Once Again Nut Butter (OANB), located in Nunda, NY, has a history of product innovation and dedication to its customers.
What began in 1976 as an 800-sq.-ft. basement operation has now grown to two full facilities, including a modern, state-of-the-art peanut butter production plant. Additional products manufactured in the original 27,000-sq.-ft. facility include almond butter, sunflower butter, tahini and cashew butter.
With a growing customer base and a company initiative that “every customer matters,” employee-owned OANB is committed to modernizing its peanut butter operation and completely isolating the processes to avoid any allergen contamination. Based upon previous positive process experiences with the systems group at Coperion K-Tron, the two teamed up together again to work on the design of the new, state-of-the-art 45,000-sq.-ft. facility. Groundbreaking started in 2015 and in less than one year later the crunchy and smooth peanut butter production lines were up and running.
The complete material handling system provided by Coperion K-Tron includes several pneumatic transfer lines for various stages of the peanut butter process. First, raw peanuts are vacuum conveyed direct to a peanut roaster. After the peanuts are roasted, a second line transfers them under vacuum to the blancher. Once the peanuts are blanched, they are then vacuum conveyed to yet another line. There, they are metered via a Coperion K-Tron weigh belt feeder to a screw conveyor, and both sugar and salt are added to the nuts via Coperion K-Tron loss-in-weight feeders.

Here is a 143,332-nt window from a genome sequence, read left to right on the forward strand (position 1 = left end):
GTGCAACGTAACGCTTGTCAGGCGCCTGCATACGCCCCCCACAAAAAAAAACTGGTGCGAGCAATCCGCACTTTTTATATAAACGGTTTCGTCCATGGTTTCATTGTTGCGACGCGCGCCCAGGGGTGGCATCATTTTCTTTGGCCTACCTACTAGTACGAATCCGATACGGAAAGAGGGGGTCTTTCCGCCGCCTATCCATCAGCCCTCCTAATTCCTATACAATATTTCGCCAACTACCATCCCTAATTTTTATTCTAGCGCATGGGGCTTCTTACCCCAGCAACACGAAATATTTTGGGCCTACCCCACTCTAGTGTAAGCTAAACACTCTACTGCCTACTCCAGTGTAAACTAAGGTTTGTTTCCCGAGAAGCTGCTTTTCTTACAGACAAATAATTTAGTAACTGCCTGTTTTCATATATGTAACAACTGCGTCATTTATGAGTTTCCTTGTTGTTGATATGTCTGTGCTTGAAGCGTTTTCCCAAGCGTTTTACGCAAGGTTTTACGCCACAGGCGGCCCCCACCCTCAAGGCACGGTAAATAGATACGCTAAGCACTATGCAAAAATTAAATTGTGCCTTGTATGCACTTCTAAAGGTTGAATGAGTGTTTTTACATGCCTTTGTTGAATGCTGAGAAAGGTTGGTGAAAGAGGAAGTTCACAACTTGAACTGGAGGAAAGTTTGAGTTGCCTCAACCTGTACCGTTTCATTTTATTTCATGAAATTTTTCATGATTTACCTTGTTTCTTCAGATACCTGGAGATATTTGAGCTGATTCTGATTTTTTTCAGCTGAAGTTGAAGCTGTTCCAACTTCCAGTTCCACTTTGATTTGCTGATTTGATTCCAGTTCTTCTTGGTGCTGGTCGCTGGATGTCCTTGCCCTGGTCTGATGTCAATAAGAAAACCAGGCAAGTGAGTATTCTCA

Upon addition of the dry ingredients, the entire mixture is then pneumatically conveyed to the peanut butter milling line for production of the peanut butter. An additional Coperion K-Tron diverter valve in the blanched line provides the option of sending blanched peanuts to a separate chopper, where the smaller peanut pieces for crunchy peanut butter can be made.
Each of the conveying lines utilizes vacuum sequencing as the mode of transport, with stainless steel vacuum receivers. The vacuum transport systems ensure minimal dust creation from the peanut transfer.
Dilute phase vacuum sequencing for minimal dusting
Each pneumatic system utilizes receivers that operate under a dilute phase vacuum transfer principle. The pneumatic system utilizes negative pressure to suck the material required into a separately mounted and supported vacuum receiver.
There are two types of vacuum sequencing receivers utilized within the OANB facility. For general keep-full applications, the receiver is fitted with a gravity gate discharge valve. The receiver sequences draw cycles of material as long as the inductive proximity switch on the gravity discharge gate is in the almost closed position, or a signal from a secondary level indicator in the hopper is detected, ensuring the hopper below the receiver is kept full.
The second type of vacuum sequencing receivers are designed for loss-in-weight feeder refill applications. These receivers are fitted with a level sensor in the housing and require a slide or butterfly valve. The receiver draws material until it is full and waits for a signal from the feeder below to open the discharge valve and dispense the material. This cycle is then repeated.